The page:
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Colorado and Denver Non-Compete Agreement Attorney and Non-Solicitation Agreement Attorney
Determining whether or not an employee non-compete agreement or employee non-solicitation agreement is enforceable under Colorado law can be a nuanced task. Accordingly, hiring a Colorado and Denver non-compete agreement attorney and non-solicitation agreement attorney to review enforceability can help determine employer and employee obligations under the agreement.
– Non-compete agreement attorneys and non-solicitation agreement attorneys can help determine if you are the category of employee non-compete agreements and non-solicitation agreements are enforceable against
– Non-compete agreement attorneys and non-solicitation agreement attorneys can help determine if an agreement is enforceable because it relates to trade secrets
– Non-compete agreement attorneys and non-solicitation agreement attorneys can help determine if an agreement is enforceable because it pertains to the purchase or sale of a business or franchise
– Non-compete agreement attorneys and non-solicitation agreement attorneys can help determine if an agreement is enforceable because it pertains to executive and management personnel or their professional staff
Importantly, while Colorado law strictly construed non-compete agreements and non-solicitation agreements, the factors for determining whether a particular non-compete agreement or non-solicitation agreement is enforceable are relatively ambiguous.
Accordingly, a non-compete agreement attorney or non-solicitation agreement attorney can help put the relevant factors in context and, in turn, help determine the likelihood of enforcement. This article discusses aspects of non-compete agreement law and non-solicitation agreement law in Colorado.
Non-Competition Agreement Attorneys and Non-Solicitation Agreement Attorneys Can Help Analyze the Purpose of Such Agreements Under Colorado Law and Why Competition Is Protected
The general purpose of non-compete employment agreements and non-solicitation employment agreements is to restrict employees from working for a competing employer, starting a competing business after their employment ends, or taking important proprietary information from one business to another.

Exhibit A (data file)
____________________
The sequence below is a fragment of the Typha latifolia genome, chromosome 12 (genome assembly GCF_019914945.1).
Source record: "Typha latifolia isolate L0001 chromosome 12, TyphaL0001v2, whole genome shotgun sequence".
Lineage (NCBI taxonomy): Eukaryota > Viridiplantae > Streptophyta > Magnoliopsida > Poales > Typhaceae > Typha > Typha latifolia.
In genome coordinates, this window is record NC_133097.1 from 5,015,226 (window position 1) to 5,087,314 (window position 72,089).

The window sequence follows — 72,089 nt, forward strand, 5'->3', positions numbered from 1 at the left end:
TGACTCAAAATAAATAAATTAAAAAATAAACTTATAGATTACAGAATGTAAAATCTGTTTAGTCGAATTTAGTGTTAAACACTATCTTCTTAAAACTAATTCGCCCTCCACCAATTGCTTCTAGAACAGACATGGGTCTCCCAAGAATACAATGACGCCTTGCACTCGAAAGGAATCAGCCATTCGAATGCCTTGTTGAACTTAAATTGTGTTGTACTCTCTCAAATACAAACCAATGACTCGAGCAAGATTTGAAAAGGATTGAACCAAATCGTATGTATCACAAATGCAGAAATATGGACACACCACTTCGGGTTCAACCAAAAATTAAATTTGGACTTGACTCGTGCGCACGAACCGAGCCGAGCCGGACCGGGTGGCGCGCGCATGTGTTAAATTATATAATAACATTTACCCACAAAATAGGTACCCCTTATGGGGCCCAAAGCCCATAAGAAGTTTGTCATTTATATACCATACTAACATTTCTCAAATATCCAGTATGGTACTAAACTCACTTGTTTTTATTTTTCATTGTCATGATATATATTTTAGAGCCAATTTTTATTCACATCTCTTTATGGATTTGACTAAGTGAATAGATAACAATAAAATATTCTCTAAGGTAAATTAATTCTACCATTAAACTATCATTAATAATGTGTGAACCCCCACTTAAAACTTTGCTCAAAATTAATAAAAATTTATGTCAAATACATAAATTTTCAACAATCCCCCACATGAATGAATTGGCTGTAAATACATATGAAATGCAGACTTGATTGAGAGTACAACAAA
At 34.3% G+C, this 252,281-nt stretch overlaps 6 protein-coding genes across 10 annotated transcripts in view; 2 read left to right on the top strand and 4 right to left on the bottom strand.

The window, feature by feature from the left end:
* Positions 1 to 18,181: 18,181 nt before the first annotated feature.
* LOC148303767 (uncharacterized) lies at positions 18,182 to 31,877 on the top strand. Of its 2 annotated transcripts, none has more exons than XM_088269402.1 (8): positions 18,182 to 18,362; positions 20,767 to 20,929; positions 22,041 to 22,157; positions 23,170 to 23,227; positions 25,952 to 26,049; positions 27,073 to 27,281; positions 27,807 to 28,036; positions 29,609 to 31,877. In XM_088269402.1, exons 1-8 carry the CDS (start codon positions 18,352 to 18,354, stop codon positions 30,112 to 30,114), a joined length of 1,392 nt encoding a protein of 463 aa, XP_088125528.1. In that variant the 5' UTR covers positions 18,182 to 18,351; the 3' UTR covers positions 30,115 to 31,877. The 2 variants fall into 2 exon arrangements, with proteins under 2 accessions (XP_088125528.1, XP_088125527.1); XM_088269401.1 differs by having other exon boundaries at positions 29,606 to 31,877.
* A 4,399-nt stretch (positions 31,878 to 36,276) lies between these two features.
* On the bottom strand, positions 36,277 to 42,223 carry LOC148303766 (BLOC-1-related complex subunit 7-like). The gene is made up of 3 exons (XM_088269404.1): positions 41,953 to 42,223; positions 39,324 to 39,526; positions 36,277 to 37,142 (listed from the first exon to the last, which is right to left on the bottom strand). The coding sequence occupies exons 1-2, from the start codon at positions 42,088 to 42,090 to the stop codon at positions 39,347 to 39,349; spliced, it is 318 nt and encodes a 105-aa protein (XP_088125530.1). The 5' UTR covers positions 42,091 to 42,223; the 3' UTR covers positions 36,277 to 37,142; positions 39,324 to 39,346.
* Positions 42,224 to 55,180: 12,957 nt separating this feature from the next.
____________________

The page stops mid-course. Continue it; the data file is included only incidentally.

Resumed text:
In other words, the purpose of non-compete employment agreements and non-solicitation employment agreements is to allow businesses and companies the ability to keep their competitive advantage by either limiting competition or limiting the flow of valuable business information to competitors.
Because non-compete agreements and non-solicitation agreements discourage competition, which is generally disfavored in our economic system, such agreements are disfavored in the eyes of the law and are narrowly construed by Colorado courts faced with interpreting them.
Along these same lines, in Colorado non-compete are generally unenforceable unless they meet specific requirements. This article discusses those requirements as well as general considerations for non-compete agreements in Colorado.
Non-Compete Agreement Attorneys and Non-Solicitation Agreement Attorneys Can Help Assess and Interpret Colorado Statutes Governing Such Agreements
In Colorado, the enforceability of non-compete agreements has been codified at Colorado Revised Statutes (“C.R.S.”) § 8-2-113(2). The default under the statute is that non-compete agreements and non-solicitation agreements, which are also a restraint on competition, are generally void unless the agreement fits into a specific, exempt category.
In particular, the statute states:
Any covenant not to compete which restricts the right of any person to receive compensation for performance of skilled or unskilled labor for any employer shall be void, but this subsection . . . shall not apply to:
(a) Any contract for the purchase and sale of a business or the assets of a business;
(b) Any contract for the protection of trade secrets;
(c) Any contractual provision providing for recovery of the expense of educating and training an employee who has served an employer for a period of less than two years;